Reports surfaced yesterday that Samsung is considering replacing Google with Bing as the default search provider on its devices.
However, these concerns may be unfounded.
Samsung can’t drop Google as the preferred default search engine due to Google’s Mobile Application Distribution Agreement (MADA), at least not in the US.
Google’s MADA requires all Android Original Equipment Manufacturers (OEMs) to preinstall and default to Google Search.
Smartphone manufacturers that refuse to sign the MADA, such as Huawei, cannot use the Google Play Store and the Android platform.
Andreas Proschofsky, editor at Der Standard, clarified the situation on Twitter.
Why Samsung can’t delete Google
Proschofsky emphasizes that most countries mandate Google search as the default search engine, according to MADA.
Android OEMs must sign an agreement called the Mobile Application Distribution Agreement (MADA) if they want to be licensed to use the Play Store and other Google apps. This includes a set of rules which – in most countries – includes setting Google search as the default.
— Andreas Proschofsky (@suka_hiroaki) April 17, 2023
Proschofsky’s thread continues:
“Android OEMs must sign an agreement called the Mobile Application Distribution Agreement (MADA) if they wish to be licensed to use the Play Store and other Google apps. This includes a set of rules which – in most countries – includes setting Google search as the default.
If you don’t, you simply won’t get the Play Store and other Google apps. You may or may not like that. Or even find this highly problematic. But that’s Google’s permanent rules in exchange for making Android and its services available for free.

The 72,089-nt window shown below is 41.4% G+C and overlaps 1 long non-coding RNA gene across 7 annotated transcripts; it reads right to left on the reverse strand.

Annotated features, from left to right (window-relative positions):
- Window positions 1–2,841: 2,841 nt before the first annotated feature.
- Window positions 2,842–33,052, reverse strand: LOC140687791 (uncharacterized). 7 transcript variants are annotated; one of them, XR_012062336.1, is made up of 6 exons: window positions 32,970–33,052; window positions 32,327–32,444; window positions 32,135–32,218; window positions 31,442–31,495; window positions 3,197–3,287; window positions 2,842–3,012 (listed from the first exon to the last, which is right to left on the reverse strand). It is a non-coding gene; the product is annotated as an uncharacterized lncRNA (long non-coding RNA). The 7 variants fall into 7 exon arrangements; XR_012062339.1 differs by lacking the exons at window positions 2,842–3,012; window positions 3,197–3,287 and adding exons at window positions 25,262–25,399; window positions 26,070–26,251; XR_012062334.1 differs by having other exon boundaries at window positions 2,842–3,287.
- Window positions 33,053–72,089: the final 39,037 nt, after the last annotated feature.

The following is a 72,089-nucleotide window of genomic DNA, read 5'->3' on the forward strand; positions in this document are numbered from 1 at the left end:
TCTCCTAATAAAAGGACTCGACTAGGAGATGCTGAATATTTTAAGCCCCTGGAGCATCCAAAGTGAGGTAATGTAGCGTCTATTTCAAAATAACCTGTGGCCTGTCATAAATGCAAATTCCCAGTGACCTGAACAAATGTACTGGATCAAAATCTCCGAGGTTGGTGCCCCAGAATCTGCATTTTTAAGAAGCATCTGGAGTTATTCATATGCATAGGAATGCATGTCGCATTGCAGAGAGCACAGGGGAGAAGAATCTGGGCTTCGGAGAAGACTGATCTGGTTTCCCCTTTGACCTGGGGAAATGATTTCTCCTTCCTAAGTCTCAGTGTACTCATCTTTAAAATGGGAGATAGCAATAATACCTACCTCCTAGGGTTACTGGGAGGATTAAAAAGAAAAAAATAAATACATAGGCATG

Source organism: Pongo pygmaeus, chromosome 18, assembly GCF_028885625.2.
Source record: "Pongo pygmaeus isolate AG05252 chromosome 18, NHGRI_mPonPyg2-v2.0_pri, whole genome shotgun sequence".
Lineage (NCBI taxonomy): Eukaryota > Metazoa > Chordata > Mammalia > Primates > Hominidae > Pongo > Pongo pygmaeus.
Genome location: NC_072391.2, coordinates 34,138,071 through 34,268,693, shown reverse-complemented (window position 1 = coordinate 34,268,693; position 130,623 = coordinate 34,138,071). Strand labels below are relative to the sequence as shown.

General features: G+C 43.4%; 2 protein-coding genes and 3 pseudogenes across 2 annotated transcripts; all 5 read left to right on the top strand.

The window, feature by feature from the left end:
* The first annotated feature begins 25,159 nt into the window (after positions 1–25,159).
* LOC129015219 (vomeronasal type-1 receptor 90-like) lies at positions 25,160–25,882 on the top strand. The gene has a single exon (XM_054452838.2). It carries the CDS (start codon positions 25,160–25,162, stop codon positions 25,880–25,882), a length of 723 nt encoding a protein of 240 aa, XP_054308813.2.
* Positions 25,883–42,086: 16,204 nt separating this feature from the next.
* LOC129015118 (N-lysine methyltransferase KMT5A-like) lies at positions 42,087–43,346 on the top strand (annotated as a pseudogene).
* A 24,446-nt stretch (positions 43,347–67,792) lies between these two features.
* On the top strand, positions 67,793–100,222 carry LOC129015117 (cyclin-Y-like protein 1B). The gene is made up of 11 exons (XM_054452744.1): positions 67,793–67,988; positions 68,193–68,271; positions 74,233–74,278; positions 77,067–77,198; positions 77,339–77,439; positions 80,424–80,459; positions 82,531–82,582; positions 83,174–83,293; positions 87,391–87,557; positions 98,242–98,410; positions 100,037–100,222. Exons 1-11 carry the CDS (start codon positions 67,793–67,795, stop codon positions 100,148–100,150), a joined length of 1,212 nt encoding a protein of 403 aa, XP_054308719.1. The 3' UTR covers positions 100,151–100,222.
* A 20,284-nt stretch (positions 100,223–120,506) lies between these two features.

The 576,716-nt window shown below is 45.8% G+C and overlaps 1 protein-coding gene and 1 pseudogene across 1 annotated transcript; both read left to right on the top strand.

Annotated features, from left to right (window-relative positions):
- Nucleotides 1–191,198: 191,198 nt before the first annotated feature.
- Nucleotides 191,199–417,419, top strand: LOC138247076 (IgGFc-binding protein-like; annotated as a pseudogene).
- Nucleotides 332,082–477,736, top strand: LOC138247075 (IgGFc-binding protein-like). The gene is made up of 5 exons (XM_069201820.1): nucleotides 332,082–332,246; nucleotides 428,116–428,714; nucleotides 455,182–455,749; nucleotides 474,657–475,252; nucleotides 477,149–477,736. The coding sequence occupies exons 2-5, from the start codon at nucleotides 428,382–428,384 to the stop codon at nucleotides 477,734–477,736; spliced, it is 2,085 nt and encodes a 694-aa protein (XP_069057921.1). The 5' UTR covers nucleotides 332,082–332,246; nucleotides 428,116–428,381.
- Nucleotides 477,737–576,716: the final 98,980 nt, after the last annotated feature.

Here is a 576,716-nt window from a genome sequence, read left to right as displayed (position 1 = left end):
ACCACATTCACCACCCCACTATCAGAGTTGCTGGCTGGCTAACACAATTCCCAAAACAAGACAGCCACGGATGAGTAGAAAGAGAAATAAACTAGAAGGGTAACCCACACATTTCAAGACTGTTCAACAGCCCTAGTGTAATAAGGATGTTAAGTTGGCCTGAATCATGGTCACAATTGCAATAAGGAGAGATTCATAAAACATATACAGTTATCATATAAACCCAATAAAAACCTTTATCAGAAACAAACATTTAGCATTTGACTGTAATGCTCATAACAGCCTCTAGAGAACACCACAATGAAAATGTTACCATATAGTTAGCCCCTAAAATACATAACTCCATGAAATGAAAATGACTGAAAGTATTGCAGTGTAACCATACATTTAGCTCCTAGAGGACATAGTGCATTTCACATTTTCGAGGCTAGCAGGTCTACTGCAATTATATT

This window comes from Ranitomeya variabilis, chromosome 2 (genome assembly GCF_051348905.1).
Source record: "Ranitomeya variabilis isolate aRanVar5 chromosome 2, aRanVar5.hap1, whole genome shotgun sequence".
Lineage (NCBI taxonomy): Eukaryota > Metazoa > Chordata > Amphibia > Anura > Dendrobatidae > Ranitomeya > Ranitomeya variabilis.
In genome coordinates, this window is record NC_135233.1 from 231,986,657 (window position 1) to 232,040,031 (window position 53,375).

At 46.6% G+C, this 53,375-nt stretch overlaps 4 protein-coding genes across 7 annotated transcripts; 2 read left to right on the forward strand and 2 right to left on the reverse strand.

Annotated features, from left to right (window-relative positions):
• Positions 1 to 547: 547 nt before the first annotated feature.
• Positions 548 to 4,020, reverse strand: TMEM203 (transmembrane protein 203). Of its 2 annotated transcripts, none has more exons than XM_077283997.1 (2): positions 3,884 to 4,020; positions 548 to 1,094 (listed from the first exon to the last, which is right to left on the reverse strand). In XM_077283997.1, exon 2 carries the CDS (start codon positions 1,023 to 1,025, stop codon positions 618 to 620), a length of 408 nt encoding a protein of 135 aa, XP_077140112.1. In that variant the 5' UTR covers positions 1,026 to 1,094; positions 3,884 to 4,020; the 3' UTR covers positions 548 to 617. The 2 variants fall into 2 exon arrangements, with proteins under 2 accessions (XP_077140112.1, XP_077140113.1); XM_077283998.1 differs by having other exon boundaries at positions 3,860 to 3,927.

So if Samsung were to switch to Bing, that would mean: no Play Store, no Gmail, no maps, no whatever. So basically the Huawei route. I doubt Samsung wants that.
Now for that “most” country reference, things are a bit different in Europe and India, as regulators have removed this default search requirement. But that also means that a “switch” from Samsung to Bing wouldn’t mean much.
In all of these countries, users are presented with a mandatory search engine selection screen during the setup of Android devices. So there is simply no longer a standard to switch to.
So where did this rumor come from? It could be a simple misunderstanding. It could be Samsung trying to leak PR to get a better revenue sharing deal from Google. And there are definitely OTHER areas where Samsung could put pressure on Google. No doubt.
But all this is just speculation, nothing else. What is not speculation are the license terms for Android OEMs. So don’t hold your breath because Bing will soon be the default search on Samsung devices.”
What else is in Google’s MADA agreement?
Google’s MADA agreement (PDF link) sets out strict terms and requirements that Android OEMs must comply with, including the following important provisions:
- Devices may only be distributed if all Google applications are preinstalled (MADA Section 2.1).
- The phone manufacturer must preload all Google applications permitted in the respective territory on each device (MADA Section 3.4(1)).
- The phone manufacturer must place the Google search and Android Market client (Google Play) icon at least in the space immediately adjacent to the default home screen. All other Google applications must not be placed more than one level below the top of the phone (MADA Section 3.4(2)-(3)).
- The phone manufacturer must set Google search as the default search provider for all web search access points (MADA Section 3.4(4)).
- Google’s Network Location Provider service must be pre-installed on the device and set as the default (MADA Section 3.8(c)).
The current rules for Android device makers make it unlikely that Samsung will drop Google as the default search provider in the US.
The Google MADA ensures that Google search remains the main search engine for most Android devices.
A switch could happen in places like Europe and India, where the rules are different. However, it is not expected to have such a large impact on Google’s market share.
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